# Spivak's proof of A closed bounded subset of R^n is compact

## Main Question or Discussion Point

Spivak's proof of "A closed bounded subset of R^n is compact"

Hi guys,

I'm currently taking a differential geometry course and decided I would read Spivak's Calculus on Manifolds, and then move on to his Differential Geometry series. There's a proof in here that feels unjustified to me, so I'm hoping you guys can point out what I'm missing. It's on p. 10 and it reads as follows:

1-7 Corollary. A closed bounded subset of ℝn is compact. (The converse is also true (Problem 1-20).)

Proof. If A$\subset$$ℝ^{n}$ is closed and bounded, then A$\subset$B for some closed rectangle B. If $\wp$ is an open cover of A, then $\wp$ together with $ℝ^{n}-A$ is an open cover of B. Hence a finite number of $U_1, ..., U_n$ of sets in $\wp$, together with $ℝ^{n}-A$ perhaps, cover B. Then $U_1, ..., U_n$ cover A.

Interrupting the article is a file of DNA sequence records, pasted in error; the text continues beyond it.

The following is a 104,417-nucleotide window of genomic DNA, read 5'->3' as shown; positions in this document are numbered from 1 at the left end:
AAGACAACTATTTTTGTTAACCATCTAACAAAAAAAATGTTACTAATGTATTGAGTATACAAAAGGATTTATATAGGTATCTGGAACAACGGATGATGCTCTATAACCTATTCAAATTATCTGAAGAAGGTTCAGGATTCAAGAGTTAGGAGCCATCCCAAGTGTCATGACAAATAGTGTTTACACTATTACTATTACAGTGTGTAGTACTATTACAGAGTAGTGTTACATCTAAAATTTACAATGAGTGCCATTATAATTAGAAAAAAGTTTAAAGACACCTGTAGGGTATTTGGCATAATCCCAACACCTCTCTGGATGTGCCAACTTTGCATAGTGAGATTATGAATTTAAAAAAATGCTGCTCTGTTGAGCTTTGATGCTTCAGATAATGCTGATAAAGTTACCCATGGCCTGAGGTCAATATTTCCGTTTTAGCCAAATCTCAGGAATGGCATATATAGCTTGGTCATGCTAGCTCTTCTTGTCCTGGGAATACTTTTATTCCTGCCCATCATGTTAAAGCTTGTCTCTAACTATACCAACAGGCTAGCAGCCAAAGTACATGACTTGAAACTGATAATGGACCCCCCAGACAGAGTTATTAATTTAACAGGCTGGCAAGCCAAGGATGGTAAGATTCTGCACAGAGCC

The part in red is the part that I don't understand. How can we jump to saying that a finite number of open sets cover B? Isn't that sort of assuming the result?

(I ask these questions not because I doubt the veracity of Spivak's proof, but because I don't understand it.)

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In Corollary 1-6, Spivak has already proved that closed rectangles are compact. So he applies the result to B. So since from that result follows that B is compact, it also follows that it has finite subcover.

In Corollary 1-6, Spivak has already proved that closed rectangles are compact. So he applies the result to B. So since from that result follows that B is compact, it also follows that it has finite subcover.
Ah, thank you. I had a feeling I was missing something obvious.